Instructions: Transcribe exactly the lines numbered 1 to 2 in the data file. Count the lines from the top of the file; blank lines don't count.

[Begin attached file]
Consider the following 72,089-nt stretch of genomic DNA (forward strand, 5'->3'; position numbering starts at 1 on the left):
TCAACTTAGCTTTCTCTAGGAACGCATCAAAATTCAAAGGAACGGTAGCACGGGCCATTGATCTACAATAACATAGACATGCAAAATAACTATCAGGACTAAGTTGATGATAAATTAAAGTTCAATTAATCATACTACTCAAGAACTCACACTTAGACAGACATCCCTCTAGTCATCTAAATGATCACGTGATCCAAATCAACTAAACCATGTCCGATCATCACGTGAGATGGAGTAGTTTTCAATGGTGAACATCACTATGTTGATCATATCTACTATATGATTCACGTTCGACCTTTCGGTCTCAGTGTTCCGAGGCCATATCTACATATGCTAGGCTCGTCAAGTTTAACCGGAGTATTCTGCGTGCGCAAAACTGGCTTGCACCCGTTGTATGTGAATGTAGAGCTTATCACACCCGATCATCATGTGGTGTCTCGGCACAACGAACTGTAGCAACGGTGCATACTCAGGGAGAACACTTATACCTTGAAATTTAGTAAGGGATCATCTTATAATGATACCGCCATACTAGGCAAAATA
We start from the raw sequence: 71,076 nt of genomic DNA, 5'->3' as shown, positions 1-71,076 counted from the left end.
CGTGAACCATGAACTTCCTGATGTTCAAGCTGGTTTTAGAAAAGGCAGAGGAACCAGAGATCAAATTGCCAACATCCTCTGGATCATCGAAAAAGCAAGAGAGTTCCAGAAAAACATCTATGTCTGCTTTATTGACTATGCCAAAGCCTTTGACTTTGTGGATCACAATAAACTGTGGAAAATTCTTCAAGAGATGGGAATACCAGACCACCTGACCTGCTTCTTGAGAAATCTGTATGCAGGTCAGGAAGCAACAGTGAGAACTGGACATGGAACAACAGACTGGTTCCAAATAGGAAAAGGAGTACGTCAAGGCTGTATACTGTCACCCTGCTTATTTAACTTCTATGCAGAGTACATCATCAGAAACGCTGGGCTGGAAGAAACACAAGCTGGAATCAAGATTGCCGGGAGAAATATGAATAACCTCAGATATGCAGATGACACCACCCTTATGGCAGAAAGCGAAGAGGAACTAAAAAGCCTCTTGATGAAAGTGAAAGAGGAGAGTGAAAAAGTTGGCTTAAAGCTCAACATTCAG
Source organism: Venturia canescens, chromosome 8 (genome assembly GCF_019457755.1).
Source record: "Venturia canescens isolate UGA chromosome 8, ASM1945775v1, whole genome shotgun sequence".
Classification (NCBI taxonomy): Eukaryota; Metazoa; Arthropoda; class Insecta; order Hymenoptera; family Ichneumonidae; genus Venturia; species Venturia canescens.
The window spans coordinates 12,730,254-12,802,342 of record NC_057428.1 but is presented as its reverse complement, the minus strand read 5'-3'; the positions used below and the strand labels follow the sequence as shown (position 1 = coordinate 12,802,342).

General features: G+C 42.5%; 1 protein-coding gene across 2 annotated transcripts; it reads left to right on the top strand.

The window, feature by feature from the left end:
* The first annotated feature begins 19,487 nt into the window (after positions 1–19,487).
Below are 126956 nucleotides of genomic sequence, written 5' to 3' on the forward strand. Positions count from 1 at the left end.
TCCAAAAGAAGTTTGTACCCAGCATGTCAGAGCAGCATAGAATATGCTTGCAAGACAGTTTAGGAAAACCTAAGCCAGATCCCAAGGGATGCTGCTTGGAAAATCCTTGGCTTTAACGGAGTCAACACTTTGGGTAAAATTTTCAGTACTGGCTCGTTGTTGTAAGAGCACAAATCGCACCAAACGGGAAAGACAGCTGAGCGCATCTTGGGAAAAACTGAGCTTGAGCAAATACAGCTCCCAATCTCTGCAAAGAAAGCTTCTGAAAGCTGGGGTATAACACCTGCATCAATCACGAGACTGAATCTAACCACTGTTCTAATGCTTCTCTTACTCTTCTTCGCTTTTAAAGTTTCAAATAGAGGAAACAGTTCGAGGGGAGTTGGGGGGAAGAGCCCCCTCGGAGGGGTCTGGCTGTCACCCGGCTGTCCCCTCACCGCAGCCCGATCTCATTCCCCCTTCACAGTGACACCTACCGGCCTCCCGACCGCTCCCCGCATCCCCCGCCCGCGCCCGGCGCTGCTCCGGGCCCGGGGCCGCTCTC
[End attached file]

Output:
Consider the following 72,089-nt stretch of genomic DNA (forward strand, 5'->3'; position numbering starts at 1 on the left):
TCAACTTAGCTTTCTCTAGGAACGCATCAAAATTCAAAGGAACGGTAGCACGGGCCATTGATCTACAATAACATAGACATGCAAAATAACTATCAGGACTAAGTTGATGATAAATTAAAGTTCAATTAATCATACTACTCAAGAACTCACACTTAGACAGACATCCCTCTAGTCATCTAAATGATCACGTGATCCAAATCAACTAAACCATGTCCGATCATCACGTGAGATGGAGTAGTTTTCAATGGTGAACATCACTATGTTGATCATATCTACTATATGATTCACGTTCGACCTTTCGGTCTCAGTGTTCCGAGGCCATATCTACATATGCTAGGCTCGTCAAGTTTAACCGGAGTATTCTGCGTGCGCAAAACTGGCTTGCACCCGTTGTATGTGAATGTAGAGCTTATCACACCCGATCATCATGTGGTGTCTCGGCACAACGAACTGTAGCAACGGTGCATACTCAGGGAGAACACTTATACCTTGAAATTTAGTAAGGGATCATCTTATAATGATACCGCCATACTAGGCAAAATA